source: forbes.com

From Alexa’s random outbursts of laughter to claims that your smart refrigerator wants to kill you, it is easy to see why the Internet of Things (IoT) invokes negative connotations. Some may even say IoT has a dark side, fueled by security and privacy concerns along with uncertainty about what these devices can do.

Although we are talking about the consumer realm, where IoT is more of an overhyped novelty, similar concerns remain in the much larger business (B2B) market. While IoT holds promise to completely transform businesses, disrupt markets and create new value propositions, its perceived dark sides are impeding progress. Just one year ago, Cisco research showed that 60% of IoT initiatives stalled at the proof-of-concept (PoC) stage, and only 26% of businesses considered their IoT projects a total success.

Times are changing, however. Over 69% of global organizations are adopting or planning to adopt IoT solutions this year, and the global IoT market is expected to reach as high as $8.9 trillion by 2020. Clearly, IoT continues forward despite the concerns. 

Nonetheless, we must tackle the most pressing IoT challenges to see the light at the end of the tunnel and realize IoT’s true transformational value. Here are five dark sides to IoT, and how we can address them.

1. IoT is driving nearly every industry and company to become more technology focused, with data as a key asset. Thus, securing not only IoT devices but also the data they collect, share and store is paramount. In fact, 97% of risk professionals believe that a data breach or cyberattack caused by unsecure IoT devices could be “catastrophic” for their organizations.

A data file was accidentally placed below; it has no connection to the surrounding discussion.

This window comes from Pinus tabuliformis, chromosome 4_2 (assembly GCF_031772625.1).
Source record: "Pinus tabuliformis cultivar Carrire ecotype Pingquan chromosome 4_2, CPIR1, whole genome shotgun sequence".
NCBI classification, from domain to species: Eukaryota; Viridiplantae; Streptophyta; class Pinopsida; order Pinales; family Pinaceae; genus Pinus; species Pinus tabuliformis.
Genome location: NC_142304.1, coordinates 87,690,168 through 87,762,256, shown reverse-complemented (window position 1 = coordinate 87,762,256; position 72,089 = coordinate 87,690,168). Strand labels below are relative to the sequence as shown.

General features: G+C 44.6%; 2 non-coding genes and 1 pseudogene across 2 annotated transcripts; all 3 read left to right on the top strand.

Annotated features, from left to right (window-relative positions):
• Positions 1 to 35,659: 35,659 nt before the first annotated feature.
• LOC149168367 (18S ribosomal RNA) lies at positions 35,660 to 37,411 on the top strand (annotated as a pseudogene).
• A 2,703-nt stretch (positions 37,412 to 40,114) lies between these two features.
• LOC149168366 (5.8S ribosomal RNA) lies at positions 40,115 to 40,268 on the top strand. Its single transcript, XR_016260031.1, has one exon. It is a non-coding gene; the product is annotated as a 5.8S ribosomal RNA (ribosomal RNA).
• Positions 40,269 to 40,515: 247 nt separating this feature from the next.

While enterprises are finally understanding the impact of IoT security, it’s been challenging to get to this point. First, traditional security strategies often implemented in industrial environments -- such as “security by obscurity” where production operations are separated from enterprise networks -- do not work for IoT. Organizations need to take a comprehensive, policy-based architectural approach, which includes the convergence of IT/OT, integration of physical and digital security, a thorough plan before/during/after attacks and adoption of industry-wide standards. Second, IoT security must be everyone’s job -- from device-makers, to service providers, to the C-Suite, employees and even governments. I encourage all IoT practitioners and providers to embrace this end-to-end approach and engage with standards bodies.

2. Along with security, IoT needs to ensure privacy to deliver on its promise. In the consumer realm, this evokes thoughts of Big Brother, while in the enterprise, IoT privacy centers on protecting employee data, customer data, the location of the data and more -- which, if illicitly accessed or breached, could have a far greater impact than a Roomba sharing data without your knowledge.

Like with security, we are moving in the right direction to promote IoT privacy and we must continue following best practices, such as data encryption and multifactor authentication. More importantly, we must accelerate transparent and explicit privacy best practices, engage with our chief privacy officers and look to the European Union’s General Data Protect Regulation (GDPR), which also covers IoT-related privacy topics, as a model.